We then tested how RegulomeDB, an established functional variant annotation method17, would rank hQTLs and non-hQTLs using the 44 AI disease risk haplotypes that contained an hQTL in strong LD (D′ ≥ 0.8) with the lead GWAS variant. We limited the analysis to variants with low scoring RegulomeDB scores of 1 and 2, thus focusing on variants with high confidence for functional impact (Supplementary Data 3). Among the 44 haplotypes, 63 out of 386 total hQTLs (16%) compared with 424 out of 5351 total non-hQTLs (8%) scored a 1 or 2, thus demonstrating a significant enrichment of hQTLs versus non-hQTLs ranked for high likelihood of functional impact (p = 1.88E−8). Although we cannot rule out the functional contribution of non-hQTL putative causal variants based on these analyses alone, our results suggest that knowledge of hQTLs would be valuable in deconstructing LD on risk haplotypes into component SNPs in enhancers that most likely contribute to locus-specific causality.
HLA-DR3 and -DR15 hQTLs differentially regulate HLA genes
The HLA region spans ~3.4 MB on Chromosome 6 and is enriched for genes that orchestrate and regulate innate and adaptive immune responses. Genetic variation in the HLA Class II region remains the most reproducibly significant finding in GWAS studies of autoimmune diseases18,19,20,21,22,23,24,25,26,27. Our hQTL analysis revealed significant allelic imbalance within the HLA Class I and II regions for both histone marks (N = 1063 hQTLs) (Supplementary Figure 4), but no significant allelic imbalance in the Class III region for either mark.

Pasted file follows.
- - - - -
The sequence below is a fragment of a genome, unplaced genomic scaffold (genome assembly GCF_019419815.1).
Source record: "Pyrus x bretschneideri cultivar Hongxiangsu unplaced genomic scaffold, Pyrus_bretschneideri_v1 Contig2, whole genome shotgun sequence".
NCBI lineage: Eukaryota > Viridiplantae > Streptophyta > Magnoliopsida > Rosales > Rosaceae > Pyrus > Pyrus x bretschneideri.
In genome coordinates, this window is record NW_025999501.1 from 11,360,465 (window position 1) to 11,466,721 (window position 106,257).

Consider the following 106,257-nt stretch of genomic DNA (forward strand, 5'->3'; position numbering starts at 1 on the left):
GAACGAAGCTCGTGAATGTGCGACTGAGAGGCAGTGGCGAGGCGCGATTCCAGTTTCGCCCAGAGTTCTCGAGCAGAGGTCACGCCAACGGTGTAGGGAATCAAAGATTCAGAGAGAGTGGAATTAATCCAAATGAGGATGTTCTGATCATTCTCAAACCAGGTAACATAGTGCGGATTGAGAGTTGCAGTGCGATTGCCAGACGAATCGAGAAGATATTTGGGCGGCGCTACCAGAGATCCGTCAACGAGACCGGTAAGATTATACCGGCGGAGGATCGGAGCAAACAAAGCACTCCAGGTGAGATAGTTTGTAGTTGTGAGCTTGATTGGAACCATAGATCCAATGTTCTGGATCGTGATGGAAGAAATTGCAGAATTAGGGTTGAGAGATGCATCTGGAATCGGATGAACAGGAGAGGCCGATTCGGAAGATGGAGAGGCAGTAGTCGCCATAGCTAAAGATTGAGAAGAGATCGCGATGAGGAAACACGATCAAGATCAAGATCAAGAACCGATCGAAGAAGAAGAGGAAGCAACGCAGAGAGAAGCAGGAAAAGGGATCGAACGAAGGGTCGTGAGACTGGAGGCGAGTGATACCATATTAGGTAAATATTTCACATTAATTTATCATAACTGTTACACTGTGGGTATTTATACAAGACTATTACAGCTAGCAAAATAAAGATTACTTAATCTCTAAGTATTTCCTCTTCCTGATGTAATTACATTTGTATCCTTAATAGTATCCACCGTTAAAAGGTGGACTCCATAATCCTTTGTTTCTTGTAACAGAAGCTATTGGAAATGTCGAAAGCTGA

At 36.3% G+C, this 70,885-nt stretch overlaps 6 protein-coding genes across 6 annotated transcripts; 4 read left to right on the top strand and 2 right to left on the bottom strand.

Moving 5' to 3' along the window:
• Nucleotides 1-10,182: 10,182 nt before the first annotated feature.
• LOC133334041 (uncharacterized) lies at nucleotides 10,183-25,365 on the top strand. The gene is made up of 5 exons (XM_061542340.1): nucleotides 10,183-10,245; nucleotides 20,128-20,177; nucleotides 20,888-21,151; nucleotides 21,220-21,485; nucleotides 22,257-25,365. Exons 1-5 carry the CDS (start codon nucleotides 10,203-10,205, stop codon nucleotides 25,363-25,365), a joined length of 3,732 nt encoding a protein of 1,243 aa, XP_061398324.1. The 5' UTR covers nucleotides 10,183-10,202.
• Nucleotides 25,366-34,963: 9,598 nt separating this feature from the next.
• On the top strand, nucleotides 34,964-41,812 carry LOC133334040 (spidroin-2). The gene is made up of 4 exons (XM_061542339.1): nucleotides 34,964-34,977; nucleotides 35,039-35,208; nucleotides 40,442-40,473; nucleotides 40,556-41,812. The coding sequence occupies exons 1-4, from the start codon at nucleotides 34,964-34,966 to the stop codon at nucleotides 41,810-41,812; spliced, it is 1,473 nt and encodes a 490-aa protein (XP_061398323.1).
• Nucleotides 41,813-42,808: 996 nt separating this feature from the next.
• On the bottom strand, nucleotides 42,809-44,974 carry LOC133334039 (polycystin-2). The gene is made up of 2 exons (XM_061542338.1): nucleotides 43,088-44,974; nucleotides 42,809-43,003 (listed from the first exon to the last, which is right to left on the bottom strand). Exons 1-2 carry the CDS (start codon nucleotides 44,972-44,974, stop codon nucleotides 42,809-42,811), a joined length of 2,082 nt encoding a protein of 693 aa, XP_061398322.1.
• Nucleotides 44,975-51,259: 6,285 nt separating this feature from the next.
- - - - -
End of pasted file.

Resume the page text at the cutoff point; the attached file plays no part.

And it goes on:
The region between HLA-DRB1 and HLA-DQB1, which contains the XL9 regulatory sequence that epigenetically coordinates HLA-D gene expression28, demonstrated the most concentrated and significant evidence of H3K27ac allelic imbalance at 32.596 MB (p = 1.23E−142) (Fig 1a; Supplementary Figure 4; Supplementary Data 1). For SLE, two HLA risk haplotypes (HLA-DR3 and HLA-DR15 (historically named HLA-DR2)) confer non-symmetrical risk for disease, with HLA-DR3 being a more potent risk factor29,30,31. In addition, eQTLs carried on these haplotypes show increased expression of HLA-DR and HLA-DQ genes compared to non-risk HLA haplotypes28; however, it is not known if eQTL effects differ when the two risk haplotypes are compared to each other. To determine if SLE risk haplotypes contributed differential allelic imbalance in H3K27ac enhancer marks, we imputed the HLA classical alleles in our 25 LCL samples and performed haplotype specific hQTL analyses (Fig. 3, Supplementary Figures 5-7); the majority of individuals (N = 21) were heterozygous for either HLA-DR3 (N = 9) or HLA-DR15 (N = 12). Since the human reference genome is homozygous for HLA-DR1532, we wanted to ensure that any observed differences between the two haplotypes reflected the true intrinsic effect of genetic variation and were not due to alignment bias of sequencing reads. We constructed a custom genome containing the COX (HLA-DR3) Major Histocompatibility Complex (MHC) sequence in place of the PGF (HLA-DR15) MHC sequence in the human reference genome and mapped the sequencing reads from the HLA-DR3 and HLA-DR15 subjects to their respective HLA reference genomes to evaluate haplotype-specific effects. Focusing on the HLA-DRB1 to HLA-DQB1 region, we observed three strong hQTL signals (A: 32.568–32.571 Mb, B: 32.578–32.582 Mb and C: 32.588–32.606 Mb (Fig. 3; Supplementary Figure 5). Signals A and B were produced primarily from the HLA-DR15 haplotype with over three-fold more total allele-specific reads (ASR) than the HLA-DR3 haplotype (mean ASR(Total)/SNP = 49 vs. 15% for HLA-DR15 and HLA-DR3 subjects, respectively) (Supplementary Data 4). Signal C, while exhibiting comparable total ASR between the two haplotypes, had more hQTLs with highly significant CHT p-values coming from the HLA-DR3 haplotype compared to the HLA-DR15 haplotype (N = 261 vs. N = 110) (Supplementary Data 5). To understand why the HLA-DR3 subjects had more significant hQTLs when the total ASR between the two haplotypes was comparable, we separated the total ASR into reference and alternate ASR. When mapped to the COX reference genome, the HLA-DR3 subjects had significantly higher ASR(ref)/ASR(alt) ratios at strong hQTLs (ASR(ref)/ASR(alt) = 21.35) compared to HLA-DR15 subjects mapped to the PGF genome (ASR(ref)/ASR(alt) = 2.35) (Mann Whitney p = 1.4E-05). Since the alternate allele on the PGF haplotype is the reference allele on the COX haplotype for most of these variants, these results demonstrate stronger allelic imbalance with the variant alleles carried on the COX haplotype, which results in more significant hQTLs within the DR3 subjects at signal C (Supplementary Data 5).